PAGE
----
Williams and the Seahawks announced an agreement on a three-year contract extension on Monday. The deal was finalized over the weekend before Seattle beat St. Louis to win the NFC West and become the first sub-.500 division champion in league history.
"I'm happy to be a part of the beginning. I can't really put into words," Williams said. "I'm very blessed."
It's been a banner season for Williams, who spent the previous two years out of the NFL. The former first-round pick finished the regular season with a career-best 65 catches for 751 yards and two touchdowns, including the only TD scored in Sunday night's 16-6 division-clinching win over the Rams.
When Williams arrived in Seattle last April as a free-agent flier, Seahawks coach Pete Carroll seemed to be giving him a chance as a favor to a former USC player; it seemed unlikely this would be the end result.
But Williams proved worthy through his work in the offseason, eventually making Seattle comfortable enough to cut T.J. Houshmandzadeh and make Williams its starting receiver. He quickly became a favorite target of quarterback Matt Hasselbeck, posting three games with 10 or more catches this season.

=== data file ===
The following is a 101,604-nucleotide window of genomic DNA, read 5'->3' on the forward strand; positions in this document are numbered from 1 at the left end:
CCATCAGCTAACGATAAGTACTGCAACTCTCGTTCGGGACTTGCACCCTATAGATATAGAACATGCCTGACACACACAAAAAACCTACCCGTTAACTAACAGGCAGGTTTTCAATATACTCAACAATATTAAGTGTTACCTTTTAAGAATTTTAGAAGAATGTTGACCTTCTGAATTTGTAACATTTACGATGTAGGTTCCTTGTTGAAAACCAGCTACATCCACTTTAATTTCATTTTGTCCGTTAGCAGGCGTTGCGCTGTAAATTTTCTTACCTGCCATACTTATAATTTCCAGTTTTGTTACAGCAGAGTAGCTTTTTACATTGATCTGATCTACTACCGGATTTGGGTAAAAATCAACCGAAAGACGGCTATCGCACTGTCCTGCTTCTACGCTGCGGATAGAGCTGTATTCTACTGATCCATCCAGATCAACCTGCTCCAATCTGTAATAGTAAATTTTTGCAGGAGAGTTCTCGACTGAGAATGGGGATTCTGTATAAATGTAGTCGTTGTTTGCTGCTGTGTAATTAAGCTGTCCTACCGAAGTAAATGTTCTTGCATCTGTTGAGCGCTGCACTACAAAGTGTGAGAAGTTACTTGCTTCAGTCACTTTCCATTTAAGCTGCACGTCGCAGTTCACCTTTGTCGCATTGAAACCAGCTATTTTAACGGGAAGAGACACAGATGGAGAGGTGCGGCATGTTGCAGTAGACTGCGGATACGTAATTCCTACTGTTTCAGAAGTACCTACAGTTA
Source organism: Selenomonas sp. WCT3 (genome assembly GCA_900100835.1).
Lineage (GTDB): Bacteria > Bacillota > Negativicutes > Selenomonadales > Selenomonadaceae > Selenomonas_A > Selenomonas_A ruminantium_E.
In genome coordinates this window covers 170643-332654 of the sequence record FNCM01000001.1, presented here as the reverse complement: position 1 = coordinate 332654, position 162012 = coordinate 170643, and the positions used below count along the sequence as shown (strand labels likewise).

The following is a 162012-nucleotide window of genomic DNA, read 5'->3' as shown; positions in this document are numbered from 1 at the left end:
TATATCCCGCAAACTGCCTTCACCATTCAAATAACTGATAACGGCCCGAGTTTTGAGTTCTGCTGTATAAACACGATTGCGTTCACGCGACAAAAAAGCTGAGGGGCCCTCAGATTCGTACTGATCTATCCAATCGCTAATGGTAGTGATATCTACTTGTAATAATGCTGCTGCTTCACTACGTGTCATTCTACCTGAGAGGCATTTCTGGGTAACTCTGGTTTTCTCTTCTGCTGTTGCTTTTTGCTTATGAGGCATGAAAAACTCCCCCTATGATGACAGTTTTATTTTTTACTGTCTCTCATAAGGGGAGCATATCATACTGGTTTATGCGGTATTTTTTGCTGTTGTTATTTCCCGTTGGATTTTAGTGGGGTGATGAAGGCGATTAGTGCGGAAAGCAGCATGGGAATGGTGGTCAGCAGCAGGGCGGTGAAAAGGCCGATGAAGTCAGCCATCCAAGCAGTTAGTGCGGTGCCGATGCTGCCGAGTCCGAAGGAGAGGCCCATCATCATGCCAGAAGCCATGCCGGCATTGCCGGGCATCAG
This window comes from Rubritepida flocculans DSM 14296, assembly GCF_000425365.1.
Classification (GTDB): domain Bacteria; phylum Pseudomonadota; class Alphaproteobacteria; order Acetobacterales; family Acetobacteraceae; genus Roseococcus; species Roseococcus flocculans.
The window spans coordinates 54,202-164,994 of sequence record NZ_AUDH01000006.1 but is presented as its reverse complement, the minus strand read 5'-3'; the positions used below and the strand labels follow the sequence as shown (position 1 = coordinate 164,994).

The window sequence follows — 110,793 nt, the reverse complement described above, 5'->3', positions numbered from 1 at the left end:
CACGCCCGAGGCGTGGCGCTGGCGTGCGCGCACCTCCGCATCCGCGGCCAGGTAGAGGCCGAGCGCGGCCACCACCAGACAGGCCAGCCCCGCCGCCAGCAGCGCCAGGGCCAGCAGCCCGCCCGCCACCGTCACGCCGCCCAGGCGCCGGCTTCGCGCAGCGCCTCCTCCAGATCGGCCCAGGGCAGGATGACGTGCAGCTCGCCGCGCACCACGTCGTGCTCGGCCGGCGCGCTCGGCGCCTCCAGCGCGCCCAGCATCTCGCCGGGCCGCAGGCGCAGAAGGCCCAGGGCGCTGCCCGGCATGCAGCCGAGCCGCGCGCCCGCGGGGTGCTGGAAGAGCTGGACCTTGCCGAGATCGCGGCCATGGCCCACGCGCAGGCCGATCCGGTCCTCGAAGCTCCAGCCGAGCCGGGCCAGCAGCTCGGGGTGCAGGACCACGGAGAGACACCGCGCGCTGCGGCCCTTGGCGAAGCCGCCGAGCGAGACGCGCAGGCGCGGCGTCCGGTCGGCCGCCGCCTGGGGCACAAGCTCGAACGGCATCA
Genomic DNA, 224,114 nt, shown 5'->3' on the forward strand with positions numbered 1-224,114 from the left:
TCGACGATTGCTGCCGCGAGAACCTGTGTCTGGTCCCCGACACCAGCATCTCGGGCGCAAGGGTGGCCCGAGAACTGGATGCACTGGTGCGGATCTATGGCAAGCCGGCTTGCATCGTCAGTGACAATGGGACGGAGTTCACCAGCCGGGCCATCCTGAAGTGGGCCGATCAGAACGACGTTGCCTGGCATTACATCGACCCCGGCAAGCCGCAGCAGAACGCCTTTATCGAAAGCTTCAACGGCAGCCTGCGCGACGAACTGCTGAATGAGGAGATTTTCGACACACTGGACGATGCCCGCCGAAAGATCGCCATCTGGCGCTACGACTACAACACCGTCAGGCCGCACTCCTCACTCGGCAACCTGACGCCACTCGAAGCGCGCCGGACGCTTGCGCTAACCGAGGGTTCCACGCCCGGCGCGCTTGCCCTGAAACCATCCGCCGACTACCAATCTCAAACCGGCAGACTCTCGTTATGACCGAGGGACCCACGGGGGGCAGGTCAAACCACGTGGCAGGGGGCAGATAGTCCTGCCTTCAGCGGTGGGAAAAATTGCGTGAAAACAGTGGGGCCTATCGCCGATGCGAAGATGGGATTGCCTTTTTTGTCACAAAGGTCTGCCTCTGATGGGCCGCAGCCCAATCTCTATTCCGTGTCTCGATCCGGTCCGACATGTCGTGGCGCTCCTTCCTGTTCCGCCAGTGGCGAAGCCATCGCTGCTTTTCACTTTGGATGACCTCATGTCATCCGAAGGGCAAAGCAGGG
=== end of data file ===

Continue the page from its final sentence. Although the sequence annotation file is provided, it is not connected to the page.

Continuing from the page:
"I always felt like I needed to be loyal to coach Carroll. He gave me the opportunity," Williams said. "Obviously there was some excitement about free agency and the possibilities but I knew I wanted to be here and if we could get close to where I wanted to be I was going to make it happen."
Williams said the idea of an extension was first broached around midseason. Williams and his representatives wanted to delay moving forward, but the Seahawks wanted to get a deal done and not risk Williams becoming a free agent. Williams signed a one-year deal with Seattle for the 2010 season with a base salary of $545,000. Financial details of his extension were not released.
Carroll said Williams' deal is proof that there are rewards for hard work in the Seahawks system.
"It's a statement that Mike has come back for real that he is to the point where he has instilled the confidence in us to keep him around for a good while," Carroll said. "And he's still just getting started."